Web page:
Student midwives share current experience with MPs

on 29 January 2021

On Monday (25 January), third year student midwives Jo Williams and Fiona Howard joined two student nurses and a number of British MPs, including Minister of Health and Social Care Helen Whatley, to share the current experience for healthcare students during the pandemic.

The focus of the roundtable was to present current state of affairs and call for more support for financial, mental, wellbeing and protection needs as the pandemic adds extra weight to the already existing inadequacy in the system.

Many students have been forced to take up part-time work in addition to demands of their degree both theory study and long hours working clinically. Students who are able to work through the pandemic have exposed themselves and their families to risk and trauma – and they have paid more than £9250 (one year’s tuition fees) for the privilege.

While employed, students were more likely to be put in positions where they were asked to act outside of their competence, and their learning was not prioritised. As a result, many students have fallen behind. They are now crumbling under the combined stress of working in understaffed, chaotic environments, keeping up with their studies, and remaining financially afloat.

The key asks on financial support:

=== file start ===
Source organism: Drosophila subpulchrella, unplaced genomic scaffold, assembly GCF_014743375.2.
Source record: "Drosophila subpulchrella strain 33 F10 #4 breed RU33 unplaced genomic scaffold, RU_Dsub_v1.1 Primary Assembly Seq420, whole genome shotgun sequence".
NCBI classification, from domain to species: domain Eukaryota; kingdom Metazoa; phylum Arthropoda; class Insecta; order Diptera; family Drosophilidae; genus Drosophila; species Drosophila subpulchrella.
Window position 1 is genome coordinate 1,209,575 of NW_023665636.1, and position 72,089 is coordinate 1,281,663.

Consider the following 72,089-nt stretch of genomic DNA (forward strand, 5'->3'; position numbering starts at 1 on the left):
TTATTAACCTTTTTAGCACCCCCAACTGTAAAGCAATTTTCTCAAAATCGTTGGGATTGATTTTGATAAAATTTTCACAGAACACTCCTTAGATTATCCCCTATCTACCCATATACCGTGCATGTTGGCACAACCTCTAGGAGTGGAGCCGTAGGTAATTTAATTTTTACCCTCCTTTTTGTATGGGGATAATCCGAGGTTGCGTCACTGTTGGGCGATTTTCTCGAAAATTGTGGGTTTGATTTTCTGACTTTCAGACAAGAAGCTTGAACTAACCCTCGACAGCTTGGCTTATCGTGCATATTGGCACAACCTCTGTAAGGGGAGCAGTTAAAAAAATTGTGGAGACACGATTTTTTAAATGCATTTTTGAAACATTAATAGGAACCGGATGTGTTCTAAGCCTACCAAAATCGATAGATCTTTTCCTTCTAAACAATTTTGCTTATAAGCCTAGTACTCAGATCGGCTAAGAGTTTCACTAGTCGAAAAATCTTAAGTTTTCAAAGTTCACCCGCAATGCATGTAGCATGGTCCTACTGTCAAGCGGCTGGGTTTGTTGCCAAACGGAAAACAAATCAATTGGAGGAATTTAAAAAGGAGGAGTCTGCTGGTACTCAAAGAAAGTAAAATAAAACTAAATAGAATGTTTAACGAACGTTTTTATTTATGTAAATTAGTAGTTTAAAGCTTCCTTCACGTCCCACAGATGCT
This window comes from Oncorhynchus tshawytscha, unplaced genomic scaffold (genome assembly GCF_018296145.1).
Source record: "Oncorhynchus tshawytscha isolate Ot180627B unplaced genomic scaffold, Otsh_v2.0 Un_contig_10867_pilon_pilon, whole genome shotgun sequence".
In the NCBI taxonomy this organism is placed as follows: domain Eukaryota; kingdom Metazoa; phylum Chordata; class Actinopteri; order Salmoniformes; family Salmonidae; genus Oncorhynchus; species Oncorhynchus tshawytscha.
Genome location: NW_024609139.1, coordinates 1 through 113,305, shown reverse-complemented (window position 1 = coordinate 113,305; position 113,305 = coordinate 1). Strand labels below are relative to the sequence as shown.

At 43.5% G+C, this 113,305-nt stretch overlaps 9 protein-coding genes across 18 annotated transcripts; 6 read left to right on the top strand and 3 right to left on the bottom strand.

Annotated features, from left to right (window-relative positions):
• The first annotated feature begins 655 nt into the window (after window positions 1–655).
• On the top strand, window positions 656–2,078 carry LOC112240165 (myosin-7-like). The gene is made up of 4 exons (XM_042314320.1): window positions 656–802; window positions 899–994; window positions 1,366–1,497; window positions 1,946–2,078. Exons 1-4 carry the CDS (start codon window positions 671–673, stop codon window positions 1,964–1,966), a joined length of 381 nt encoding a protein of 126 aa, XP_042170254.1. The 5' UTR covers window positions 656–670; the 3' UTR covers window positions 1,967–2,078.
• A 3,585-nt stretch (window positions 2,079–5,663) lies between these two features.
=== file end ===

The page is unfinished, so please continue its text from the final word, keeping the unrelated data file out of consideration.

• A guarantee that any student who is unavoidably delayed in graduating will not be asked to pay additional tuition fees.
  • A guarantee that students who are unavoidably delayed in graduating will continue to have access to their Learning Support Fund.
  • Reimburse tuition fees or forgive current debt for all current nursing, midwifery, and allied healthcare students.
  • Immediately introduce universal, living maintenance grants that reflect actual student need.
  • Abolish student-funded tuition fees for all nursing, midwifery, and allied healthcare students starting in 2020/21 and beyond.

On protection, students have been told they will be treated no different to NHS employees when it comes to the Coronavirus Life Assurance (CLA) Scheme, however this eligibility is not written in stone. Students are asking for a guarantee that any healthcare student undertaking a clinical course will be eligible for the CLA Scheme.

On childcare, mother of two Fiona Howard shared how difficult it is to be a healthcare student and fulltime mum. The government must communicate clearly to headteachers that all healthcare students are bracted as key workers and for those who have very young children should be eligible for 30 hours of government funded childcare.

The combined impact of the stress of working in understaffed, chaotic environments, keeping up with their studies, and remaining financially afloat has taken a predictable toll on healthcare students mental health. Each student spoke bravely about their personal experience, one mentioned severe insomnia and called for comprehensive mental health support.